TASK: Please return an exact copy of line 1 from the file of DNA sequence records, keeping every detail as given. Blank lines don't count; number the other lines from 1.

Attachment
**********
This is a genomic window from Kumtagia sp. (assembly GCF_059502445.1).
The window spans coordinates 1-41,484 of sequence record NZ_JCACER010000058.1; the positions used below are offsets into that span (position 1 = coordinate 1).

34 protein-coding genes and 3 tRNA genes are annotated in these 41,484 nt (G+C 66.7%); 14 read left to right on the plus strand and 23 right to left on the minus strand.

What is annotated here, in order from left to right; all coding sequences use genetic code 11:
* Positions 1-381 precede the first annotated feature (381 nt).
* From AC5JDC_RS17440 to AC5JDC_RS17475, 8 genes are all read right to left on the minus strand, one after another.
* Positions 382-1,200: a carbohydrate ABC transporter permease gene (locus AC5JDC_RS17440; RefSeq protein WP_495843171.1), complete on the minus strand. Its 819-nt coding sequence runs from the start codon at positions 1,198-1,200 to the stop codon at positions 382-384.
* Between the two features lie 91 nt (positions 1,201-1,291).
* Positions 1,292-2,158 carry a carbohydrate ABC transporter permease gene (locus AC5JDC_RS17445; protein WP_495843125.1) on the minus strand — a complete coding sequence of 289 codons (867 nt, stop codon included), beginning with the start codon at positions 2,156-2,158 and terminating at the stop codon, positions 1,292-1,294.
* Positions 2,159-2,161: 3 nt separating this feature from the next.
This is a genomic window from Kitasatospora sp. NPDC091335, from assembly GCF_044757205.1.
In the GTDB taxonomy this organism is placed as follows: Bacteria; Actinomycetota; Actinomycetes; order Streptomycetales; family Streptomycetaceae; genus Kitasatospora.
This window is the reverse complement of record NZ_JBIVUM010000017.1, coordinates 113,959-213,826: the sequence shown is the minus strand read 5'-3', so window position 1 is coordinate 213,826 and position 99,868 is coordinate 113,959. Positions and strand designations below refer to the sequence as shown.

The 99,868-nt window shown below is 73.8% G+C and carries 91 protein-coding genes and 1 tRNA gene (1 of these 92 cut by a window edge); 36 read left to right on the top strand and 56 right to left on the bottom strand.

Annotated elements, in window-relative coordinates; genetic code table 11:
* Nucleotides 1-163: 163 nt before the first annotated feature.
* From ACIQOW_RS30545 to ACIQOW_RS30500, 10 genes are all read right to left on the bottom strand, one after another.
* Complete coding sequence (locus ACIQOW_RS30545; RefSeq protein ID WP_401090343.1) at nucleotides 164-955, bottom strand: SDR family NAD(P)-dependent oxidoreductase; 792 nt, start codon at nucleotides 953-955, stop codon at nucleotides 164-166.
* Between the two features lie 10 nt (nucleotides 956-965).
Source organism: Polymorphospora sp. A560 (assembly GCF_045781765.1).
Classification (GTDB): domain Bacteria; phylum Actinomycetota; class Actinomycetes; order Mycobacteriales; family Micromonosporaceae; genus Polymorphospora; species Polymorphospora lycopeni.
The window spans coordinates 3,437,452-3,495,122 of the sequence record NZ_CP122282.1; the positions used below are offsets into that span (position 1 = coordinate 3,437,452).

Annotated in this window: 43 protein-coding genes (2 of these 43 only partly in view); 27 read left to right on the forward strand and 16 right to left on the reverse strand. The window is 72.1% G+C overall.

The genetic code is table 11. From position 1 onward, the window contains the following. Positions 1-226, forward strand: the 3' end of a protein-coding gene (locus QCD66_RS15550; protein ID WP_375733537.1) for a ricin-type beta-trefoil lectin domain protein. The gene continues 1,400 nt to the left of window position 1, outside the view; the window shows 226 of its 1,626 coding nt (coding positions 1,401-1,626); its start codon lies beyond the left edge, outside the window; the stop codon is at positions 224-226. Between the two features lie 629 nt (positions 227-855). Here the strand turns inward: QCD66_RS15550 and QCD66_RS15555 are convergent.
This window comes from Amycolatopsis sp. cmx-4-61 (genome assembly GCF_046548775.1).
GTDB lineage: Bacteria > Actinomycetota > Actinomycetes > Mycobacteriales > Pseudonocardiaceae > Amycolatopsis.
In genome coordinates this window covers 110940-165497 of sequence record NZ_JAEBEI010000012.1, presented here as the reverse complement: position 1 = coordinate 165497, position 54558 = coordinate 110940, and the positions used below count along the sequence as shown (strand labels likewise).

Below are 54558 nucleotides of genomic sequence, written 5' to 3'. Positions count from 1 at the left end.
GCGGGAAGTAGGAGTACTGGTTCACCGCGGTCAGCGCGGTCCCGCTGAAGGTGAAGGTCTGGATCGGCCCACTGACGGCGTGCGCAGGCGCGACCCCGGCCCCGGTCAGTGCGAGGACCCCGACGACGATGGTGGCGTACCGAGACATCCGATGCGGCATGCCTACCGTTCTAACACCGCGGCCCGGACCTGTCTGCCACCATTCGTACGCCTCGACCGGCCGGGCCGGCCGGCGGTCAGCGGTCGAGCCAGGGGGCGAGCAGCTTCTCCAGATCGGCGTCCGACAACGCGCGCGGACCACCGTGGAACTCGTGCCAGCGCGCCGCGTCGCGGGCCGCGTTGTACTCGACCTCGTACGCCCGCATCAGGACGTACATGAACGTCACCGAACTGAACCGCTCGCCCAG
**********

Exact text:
This is a genomic window from Kumtagia sp. (assembly GCF_059502445.1).